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Reaction to the UK's 2017 Spring Budget

08 Mar 2017

At his first, and last, Spring Budget, Chancellor Philip Hammond downplayed the occasion in advance, stating that there would be no spending spree despite the fatter than expected purse at the Treasury’s disposal.

While there may have been few rabbits, there were some interesting nuggets from Mr Hammond, particularly on digitalisation and the gig economy. 

James Hender and Mike Hodges, partners in the Private Wealth Group at Saffery Champness, offer their reaction and analysis:

James Hender, Head of the firm’s Private Wealth Group, commented:

“As Theresa May gears up to trigger Article 50, many assumed that this would be a fairly uneventful Budget. Mr Hammond is generally cautious by nature and, with so much still up in the air and his new-fangled, post-Article 50 Autumn Budget only a few months away, this was always likely to be a statement of consolidation rather more than intent.

“While there may not have been too many surprises, there were already some considerable tax changes on the very near horizon - particularly to corporation tax, interest relief on buy-to-let properties and inheritance tax, as well as still slightly opaque changes to the non-dom regime – which help put this Budget in context.

“There certainly seems to be more to come from this Chancellor. The uplifted GDP forecasts and increased employment rates should mean that Spreadsheet Phil has more tax coming in over the next couple of years than had previously been forecast. We may therefore see some rabbits coming out of the hat later – possibly in the new Autumn Budget.”

National Insurance

Mike Hodges, Partner at Saffery Champness, commented:

“The rise of the gig economy has significantly changed the nature of the working lives of many people and the Chancellor gave an insight into his strategy for tackling the challenges this poses to tax collection. According to Mr Hammond, the difference in National Insurance contributions (NICs) between the employed and self-employed is no longer justified by the relatively small difference in the benefits these contributions buy. In the age of the gig economy, the lower level of NICs paid by the self-employed is not felt by Mr Hammond to be fair on the 85% of UK workers who are employed traditionally, and costs the Treasury £5 billion a year. From April 2018, when Class 2 NIC is abolished, the main rate of Class 4 NIC will increase by 1% to 10% and by a further 1% a year later. This will bring a degree of parity, but the biggest difference is still created by employer contributions for the employed and we expect further action on the gig economy and the future of work following the Taylor Review.”

James Hender added:

“In addition, possible changes in National Insurance for the self-employed and partners in business could hit the take home pay of a large number of higher earners, although the Chancellor may be reckoning that this relatively small group will not receive much sympathy from those who are just about managing.”

Making tax Digital

James Hender commented:

“Despite not being implemented until 2018, many were hoping for greater clarity over their Making Tax Digital (MTD) rights and obligations. The proposed delay on the implementation of MTD for small businesses below the VAT registration threshold is a welcome announcement, but much more needs to be done by the government to educate taxpayers that people who let out properties are deemed to be businesses and will therefore need to comply with onerous quarterly compliance in due course.”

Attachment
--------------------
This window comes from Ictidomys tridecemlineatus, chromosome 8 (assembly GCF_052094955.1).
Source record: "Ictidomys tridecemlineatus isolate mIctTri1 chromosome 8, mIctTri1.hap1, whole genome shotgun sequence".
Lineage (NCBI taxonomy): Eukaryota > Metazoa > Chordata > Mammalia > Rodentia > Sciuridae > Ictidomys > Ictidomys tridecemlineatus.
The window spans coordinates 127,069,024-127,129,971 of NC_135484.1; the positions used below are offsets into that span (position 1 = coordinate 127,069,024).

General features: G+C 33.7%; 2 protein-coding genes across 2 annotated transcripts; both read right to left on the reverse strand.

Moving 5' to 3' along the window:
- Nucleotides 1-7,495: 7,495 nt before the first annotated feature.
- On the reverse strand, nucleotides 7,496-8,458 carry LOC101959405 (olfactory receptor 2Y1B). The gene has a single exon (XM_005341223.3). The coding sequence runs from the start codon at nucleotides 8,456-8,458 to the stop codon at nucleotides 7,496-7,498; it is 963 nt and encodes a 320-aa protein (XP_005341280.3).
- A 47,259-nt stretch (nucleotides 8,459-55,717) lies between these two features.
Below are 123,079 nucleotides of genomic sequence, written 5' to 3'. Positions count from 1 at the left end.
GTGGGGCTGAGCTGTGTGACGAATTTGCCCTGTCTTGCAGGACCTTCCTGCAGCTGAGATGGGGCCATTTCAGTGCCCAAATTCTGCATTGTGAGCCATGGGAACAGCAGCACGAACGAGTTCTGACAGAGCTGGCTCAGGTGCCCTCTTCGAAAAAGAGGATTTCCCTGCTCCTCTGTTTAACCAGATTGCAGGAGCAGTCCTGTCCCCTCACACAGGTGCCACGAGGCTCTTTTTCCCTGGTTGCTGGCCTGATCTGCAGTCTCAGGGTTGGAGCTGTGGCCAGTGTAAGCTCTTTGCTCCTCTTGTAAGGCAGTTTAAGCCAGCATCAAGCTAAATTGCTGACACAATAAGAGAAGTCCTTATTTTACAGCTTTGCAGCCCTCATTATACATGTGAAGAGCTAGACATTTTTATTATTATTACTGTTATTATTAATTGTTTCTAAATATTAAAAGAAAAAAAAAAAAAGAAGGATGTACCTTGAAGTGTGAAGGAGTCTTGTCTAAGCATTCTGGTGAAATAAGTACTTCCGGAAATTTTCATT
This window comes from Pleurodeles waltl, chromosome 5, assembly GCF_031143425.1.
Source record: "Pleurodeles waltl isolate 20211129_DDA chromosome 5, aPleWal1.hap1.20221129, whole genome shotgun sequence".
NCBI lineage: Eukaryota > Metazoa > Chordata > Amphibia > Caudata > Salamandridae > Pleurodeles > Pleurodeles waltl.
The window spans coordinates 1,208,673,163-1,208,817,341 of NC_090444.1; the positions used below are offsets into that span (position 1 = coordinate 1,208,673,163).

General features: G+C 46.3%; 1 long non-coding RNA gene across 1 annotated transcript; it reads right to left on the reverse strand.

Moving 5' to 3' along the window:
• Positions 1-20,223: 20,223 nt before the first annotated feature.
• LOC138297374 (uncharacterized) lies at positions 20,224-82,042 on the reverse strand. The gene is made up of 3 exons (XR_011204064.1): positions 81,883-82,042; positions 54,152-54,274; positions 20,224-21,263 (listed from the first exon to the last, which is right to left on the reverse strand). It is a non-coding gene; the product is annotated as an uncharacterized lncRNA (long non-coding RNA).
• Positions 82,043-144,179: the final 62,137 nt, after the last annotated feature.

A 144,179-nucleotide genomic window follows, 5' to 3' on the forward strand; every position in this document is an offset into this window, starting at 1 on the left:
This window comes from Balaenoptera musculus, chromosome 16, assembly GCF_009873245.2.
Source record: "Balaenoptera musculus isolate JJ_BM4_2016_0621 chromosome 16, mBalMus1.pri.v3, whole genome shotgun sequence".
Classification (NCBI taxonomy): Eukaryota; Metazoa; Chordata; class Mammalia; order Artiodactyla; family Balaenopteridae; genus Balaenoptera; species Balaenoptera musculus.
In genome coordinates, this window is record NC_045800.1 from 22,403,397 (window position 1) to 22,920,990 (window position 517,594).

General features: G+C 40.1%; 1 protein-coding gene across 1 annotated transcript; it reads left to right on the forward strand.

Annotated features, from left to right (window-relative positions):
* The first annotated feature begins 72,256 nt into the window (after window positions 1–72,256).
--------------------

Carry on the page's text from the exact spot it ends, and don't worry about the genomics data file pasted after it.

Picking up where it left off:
Dividend Allowance

Mike Hodges commented:

“In what was perhaps the biggest Budget surprise, and only a year after it was introduced, the dividend allowance is set to be slashed by 60% from April 2018 to £2,000 from £5,000. Whilst Mr Hammond said this change is aimed at director/shareholders, the reduction isn’t limited to these individuals, but applies to all shareholders receiving dividend income. The £5,000 limit itself was introduced to soften the impact of increases in the headline rates of tax applying to dividend income. While the ISA allowance and personal allowance are going up, this new move from the Chancellor could see an additional bill of £1,000 and more for some shareholders who have done the prudent thing and made provision for a secure financial future.”

Business rates

Mike Hodges commented:

“Businesses up and down the country have been squealing at the prospect of rates hikes, and the furore meant the Chancellor couldn’t ignore the fallout. The three-pronged approach, including small business rates assistance, a helping hand for pubs, and a new fund for local authorities to deploy in special cases, will be welcomed by many business rates payers. But these are just transitional measures which will delay the pain and the prospect of yet another period of consultation may dampen the spirits, with a sustainable, long-term solution to business rates policy still seemingly a long way off.“

R&D Tax credit scheme

Mike Hodges commented:

“The R&D tax credit regime provides welcome tax bonuses to many dynamic businesses. The news that the administrative complexity which accompanies the scheme will be reduced will be a great relief to some of our fastest growing companies.”

James Hender commented:

“On the whole, this a bit of a pre-Brexit tinker, albeit with a couple of unexpected jokes and a few twists and turns. The Chancellor looks to be largely biding his time until the field is clearer to make more of a charge come the new Autumn Budget.” 


Further information on the Spring Budget 2017


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